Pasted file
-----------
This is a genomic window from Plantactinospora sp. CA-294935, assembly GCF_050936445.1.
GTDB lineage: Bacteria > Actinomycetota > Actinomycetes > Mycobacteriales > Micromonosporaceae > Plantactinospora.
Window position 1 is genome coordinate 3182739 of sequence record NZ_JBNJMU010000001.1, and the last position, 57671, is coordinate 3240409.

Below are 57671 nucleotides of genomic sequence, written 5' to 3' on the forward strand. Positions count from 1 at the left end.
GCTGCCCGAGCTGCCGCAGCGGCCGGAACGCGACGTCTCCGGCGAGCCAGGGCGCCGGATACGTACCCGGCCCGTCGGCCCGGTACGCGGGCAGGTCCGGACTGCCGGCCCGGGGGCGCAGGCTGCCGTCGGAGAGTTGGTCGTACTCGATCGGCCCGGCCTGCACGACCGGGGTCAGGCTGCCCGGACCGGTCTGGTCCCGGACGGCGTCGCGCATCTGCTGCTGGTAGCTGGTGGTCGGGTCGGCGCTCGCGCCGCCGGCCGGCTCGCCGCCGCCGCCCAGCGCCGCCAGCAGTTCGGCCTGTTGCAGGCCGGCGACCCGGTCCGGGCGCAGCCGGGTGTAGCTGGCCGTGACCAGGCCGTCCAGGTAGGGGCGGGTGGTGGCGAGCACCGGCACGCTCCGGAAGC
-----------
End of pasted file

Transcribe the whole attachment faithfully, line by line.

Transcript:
This is a genomic window from Plantactinospora sp. CA-294935, assembly GCF_050936445.1.
GTDB lineage: Bacteria > Actinomycetota > Actinomycetes > Mycobacteriales > Micromonosporaceae > Plantactinospora.
Window position 1 is genome coordinate 3182739 of sequence record NZ_JBNJMU010000001.1, and the last position, 57671, is coordinate 3240409.

Below are 57671 nucleotides of genomic sequence, written 5' to 3' on the forward strand. Positions count from 1 at the left end.
GCTGCCCGAGCTGCCGCAGCGGCCGGAACGCGACGTCTCCGGCGAGCCAGGGCGCCGGATACGTACCCGGCCCGTCGGCCCGGTACGCGGGCAGGTCCGGACTGCCGGCCCGGGGGCGCAGGCTGCCGTCGGAGAGTTGGTCGTACTCGATCGGCCCGGCCTGCACGACCGGGGTCAGGCTGCCCGGACCGGTCTGGTCCCGGACGGCGTCGCGCATCTGCTGCTGGTAGCTGGTGGTCGGGTCGGCGCTCGCGCCGCCGGCCGGCTCGCCGCCGCCGCCCAGCGCCGCCAGCAGTTCGGCCTGTTGCAGGCCGGCGACCCGGTCCGGGCGCAGCCGGGTGTAGCTGGCCGTGACCAGGCCGTCCAGGTAGGGGCGGGTGGTGGCGAGCACCGGCACGCTCCGGAAGC